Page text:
Bernard Plossu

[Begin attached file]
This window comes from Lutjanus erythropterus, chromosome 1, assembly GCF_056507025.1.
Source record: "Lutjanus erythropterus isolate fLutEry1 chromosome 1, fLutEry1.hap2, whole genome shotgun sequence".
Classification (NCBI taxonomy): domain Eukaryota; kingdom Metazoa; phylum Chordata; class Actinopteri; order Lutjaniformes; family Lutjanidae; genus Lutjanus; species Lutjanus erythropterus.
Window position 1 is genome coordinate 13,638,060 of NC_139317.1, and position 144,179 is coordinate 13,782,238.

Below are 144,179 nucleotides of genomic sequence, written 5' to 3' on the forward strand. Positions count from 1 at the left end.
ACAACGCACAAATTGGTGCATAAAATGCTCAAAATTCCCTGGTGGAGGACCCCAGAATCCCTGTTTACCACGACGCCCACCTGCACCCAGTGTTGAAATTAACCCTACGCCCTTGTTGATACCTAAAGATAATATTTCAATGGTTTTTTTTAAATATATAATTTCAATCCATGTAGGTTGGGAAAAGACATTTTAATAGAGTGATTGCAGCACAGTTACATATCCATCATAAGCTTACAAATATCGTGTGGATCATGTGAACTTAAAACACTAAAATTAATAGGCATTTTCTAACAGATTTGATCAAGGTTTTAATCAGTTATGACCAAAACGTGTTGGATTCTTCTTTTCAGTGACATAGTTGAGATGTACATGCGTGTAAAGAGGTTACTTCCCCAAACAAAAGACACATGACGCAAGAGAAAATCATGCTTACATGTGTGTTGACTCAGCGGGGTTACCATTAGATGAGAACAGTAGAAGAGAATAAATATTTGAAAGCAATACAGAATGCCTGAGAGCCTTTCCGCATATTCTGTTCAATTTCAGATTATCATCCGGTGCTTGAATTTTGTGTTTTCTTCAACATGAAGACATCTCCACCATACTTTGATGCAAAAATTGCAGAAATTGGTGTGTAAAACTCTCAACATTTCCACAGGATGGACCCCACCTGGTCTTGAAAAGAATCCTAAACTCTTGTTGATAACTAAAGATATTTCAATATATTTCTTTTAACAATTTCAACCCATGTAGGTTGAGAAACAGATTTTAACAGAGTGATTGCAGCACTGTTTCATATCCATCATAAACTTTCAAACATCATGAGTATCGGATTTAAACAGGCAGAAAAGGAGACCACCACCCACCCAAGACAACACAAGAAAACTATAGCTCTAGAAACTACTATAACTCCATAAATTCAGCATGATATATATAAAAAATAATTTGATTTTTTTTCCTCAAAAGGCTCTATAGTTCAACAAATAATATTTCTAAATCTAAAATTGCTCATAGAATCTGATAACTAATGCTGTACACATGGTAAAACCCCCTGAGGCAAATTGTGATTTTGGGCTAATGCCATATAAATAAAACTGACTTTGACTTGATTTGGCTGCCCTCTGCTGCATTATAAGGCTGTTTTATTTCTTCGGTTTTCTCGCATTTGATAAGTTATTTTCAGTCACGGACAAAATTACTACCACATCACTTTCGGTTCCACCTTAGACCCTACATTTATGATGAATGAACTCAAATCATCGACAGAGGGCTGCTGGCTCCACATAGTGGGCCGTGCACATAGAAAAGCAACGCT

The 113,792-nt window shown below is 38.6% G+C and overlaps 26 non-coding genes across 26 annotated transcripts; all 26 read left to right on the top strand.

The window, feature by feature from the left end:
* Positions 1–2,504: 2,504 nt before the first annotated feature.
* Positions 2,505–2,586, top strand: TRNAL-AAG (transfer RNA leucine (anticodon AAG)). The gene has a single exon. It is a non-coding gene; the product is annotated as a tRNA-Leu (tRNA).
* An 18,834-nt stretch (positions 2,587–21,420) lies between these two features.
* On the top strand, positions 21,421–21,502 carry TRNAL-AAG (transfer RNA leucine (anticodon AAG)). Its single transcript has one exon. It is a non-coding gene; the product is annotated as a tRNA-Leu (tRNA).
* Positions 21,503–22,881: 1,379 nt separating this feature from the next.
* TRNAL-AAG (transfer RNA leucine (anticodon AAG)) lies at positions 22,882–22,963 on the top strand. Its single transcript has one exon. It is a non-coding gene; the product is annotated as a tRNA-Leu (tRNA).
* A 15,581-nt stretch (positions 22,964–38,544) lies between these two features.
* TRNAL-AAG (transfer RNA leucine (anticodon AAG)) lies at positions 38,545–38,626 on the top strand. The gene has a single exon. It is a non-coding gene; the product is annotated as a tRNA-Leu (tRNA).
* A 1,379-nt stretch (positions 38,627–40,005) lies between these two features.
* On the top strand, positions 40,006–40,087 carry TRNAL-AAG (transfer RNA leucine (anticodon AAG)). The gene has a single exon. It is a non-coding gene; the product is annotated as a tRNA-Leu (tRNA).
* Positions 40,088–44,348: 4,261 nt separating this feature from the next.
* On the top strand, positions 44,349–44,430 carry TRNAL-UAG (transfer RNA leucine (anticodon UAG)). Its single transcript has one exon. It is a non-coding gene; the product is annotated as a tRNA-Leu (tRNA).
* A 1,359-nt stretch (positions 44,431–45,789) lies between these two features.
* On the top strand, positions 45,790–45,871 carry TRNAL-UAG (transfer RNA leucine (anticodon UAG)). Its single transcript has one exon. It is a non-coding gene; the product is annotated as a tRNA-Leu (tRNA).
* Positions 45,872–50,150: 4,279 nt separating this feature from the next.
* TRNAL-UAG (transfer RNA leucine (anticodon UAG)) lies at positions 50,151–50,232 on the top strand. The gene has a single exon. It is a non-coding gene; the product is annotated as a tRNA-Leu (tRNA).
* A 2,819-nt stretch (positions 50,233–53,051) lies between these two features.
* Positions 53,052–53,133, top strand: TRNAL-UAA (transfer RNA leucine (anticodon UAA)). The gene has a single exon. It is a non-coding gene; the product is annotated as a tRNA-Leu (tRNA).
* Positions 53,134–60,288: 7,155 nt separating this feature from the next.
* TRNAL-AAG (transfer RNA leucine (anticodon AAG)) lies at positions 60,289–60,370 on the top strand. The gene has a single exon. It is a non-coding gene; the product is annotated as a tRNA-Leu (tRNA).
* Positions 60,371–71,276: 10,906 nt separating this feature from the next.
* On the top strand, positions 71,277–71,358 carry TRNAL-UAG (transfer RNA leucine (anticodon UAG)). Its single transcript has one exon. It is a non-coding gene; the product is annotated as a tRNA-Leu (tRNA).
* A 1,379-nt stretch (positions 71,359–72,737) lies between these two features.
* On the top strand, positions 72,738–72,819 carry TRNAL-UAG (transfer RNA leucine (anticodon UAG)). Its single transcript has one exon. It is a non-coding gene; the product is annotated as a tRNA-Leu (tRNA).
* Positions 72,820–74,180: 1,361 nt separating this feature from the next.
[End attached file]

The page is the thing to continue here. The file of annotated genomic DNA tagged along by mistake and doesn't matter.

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(Dalat, Vietnam, 1945) He began taking photographs at the age of thirteen during a trip with his father in the Sahara desert. He studies philosophy at the University of Paris and finishes his studies at the American University of Mexico City. In 1966 he participated as a photoreporter in the expedition of a group of English ethnologists in the jungle of Chiapas (Mexico) and made a series of photographs that became legendary and grouped in a book entitled Le voyage mexicain (Contrejour, Paris, 1979). The images of those places are collected by eyes in constant motion: from buses, trains, old vans. The use of "blur" remains a technique that will characterize the Plossu's entire work. The most substantial corpus of his work consists of travel reportage; globe-trotter by nature in a few years he travelled through India, the French Alps, Senegal, Egypt, New Mexico, Italy and Nigeria, where he meet and portrayed the nomadic Peul Bororo tribe. In 1988 he was celebrated by a retrospective at the Center Pompidou in Paris and won the Grand Prix de la Photographie in France. His photographs have been exhibited in the largest museums in the world and are present in all public and private collections.